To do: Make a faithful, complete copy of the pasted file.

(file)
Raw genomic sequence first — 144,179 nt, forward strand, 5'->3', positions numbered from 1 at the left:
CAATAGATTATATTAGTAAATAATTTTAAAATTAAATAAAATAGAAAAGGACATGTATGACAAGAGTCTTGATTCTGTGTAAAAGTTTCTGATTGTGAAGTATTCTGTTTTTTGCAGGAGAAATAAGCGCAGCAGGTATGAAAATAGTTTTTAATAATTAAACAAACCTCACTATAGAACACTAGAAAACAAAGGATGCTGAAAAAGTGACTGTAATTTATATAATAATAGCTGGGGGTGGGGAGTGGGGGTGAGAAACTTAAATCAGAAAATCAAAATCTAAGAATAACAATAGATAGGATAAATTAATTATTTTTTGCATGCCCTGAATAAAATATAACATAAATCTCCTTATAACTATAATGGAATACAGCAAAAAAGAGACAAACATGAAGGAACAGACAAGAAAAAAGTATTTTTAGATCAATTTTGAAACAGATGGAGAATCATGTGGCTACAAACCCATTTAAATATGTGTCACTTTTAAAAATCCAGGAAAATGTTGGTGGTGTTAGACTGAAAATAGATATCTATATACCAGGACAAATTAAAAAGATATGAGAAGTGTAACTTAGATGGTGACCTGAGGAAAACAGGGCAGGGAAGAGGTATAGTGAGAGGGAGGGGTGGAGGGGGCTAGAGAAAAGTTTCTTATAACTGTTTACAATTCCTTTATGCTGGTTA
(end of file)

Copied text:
Raw genomic sequence first — 144,179 nt, forward strand, 5'->3', positions numbered from 1 at the left:
CAATAGATTATATTAGTAAATAATTTTAAAATTAAATAAAATAGAAAAGGACATGTATGACAAGAGTCTTGATTCTGTGTAAAAGTTTCTGATTGTGAAGTATTCTGTTTTTTGCAGGAGAAATAAGCGCAGCAGGTATGAAAATAGTTTTTAATAATTAAACAAACCTCACTATAGAACACTAGAAAACAAAGGATGCTGAAAAAGTGACTGTAATTTATATAATAATAGCTGGGGGTGGGGAGTGGGGGTGAGAAACTTAAATCAGAAAATCAAAATCTAAGAATAACAATAGATAGGATAAATTAATTATTTTTTGCATGCCCTGAATAAAATATAACATAAATCTCCTTATAACTATAATGGAATACAGCAAAAAAGAGACAAACATGAAGGAACAGACAAGAAAAAAGTATTTTTAGATCAATTTTGAAACAGATGGAGAATCATGTGGCTACAAACCCATTTAAATATGTGTCACTTTTAAAAATCCAGGAAAATGTTGGTGGTGTTAGACTGAAAATAGATATCTATATACCAGGACAAATTAAAAAGATATGAGAAGTGTAACTTAGATGGTGACCTGAGGAAAACAGGGCAGGGAAGAGGTATAGTGAGAGGGAGGGGTGGAGGGGGCTAGAGAAAAGTTTCTTATAACTGTTTACAATTCCTTTATGCTGGTTA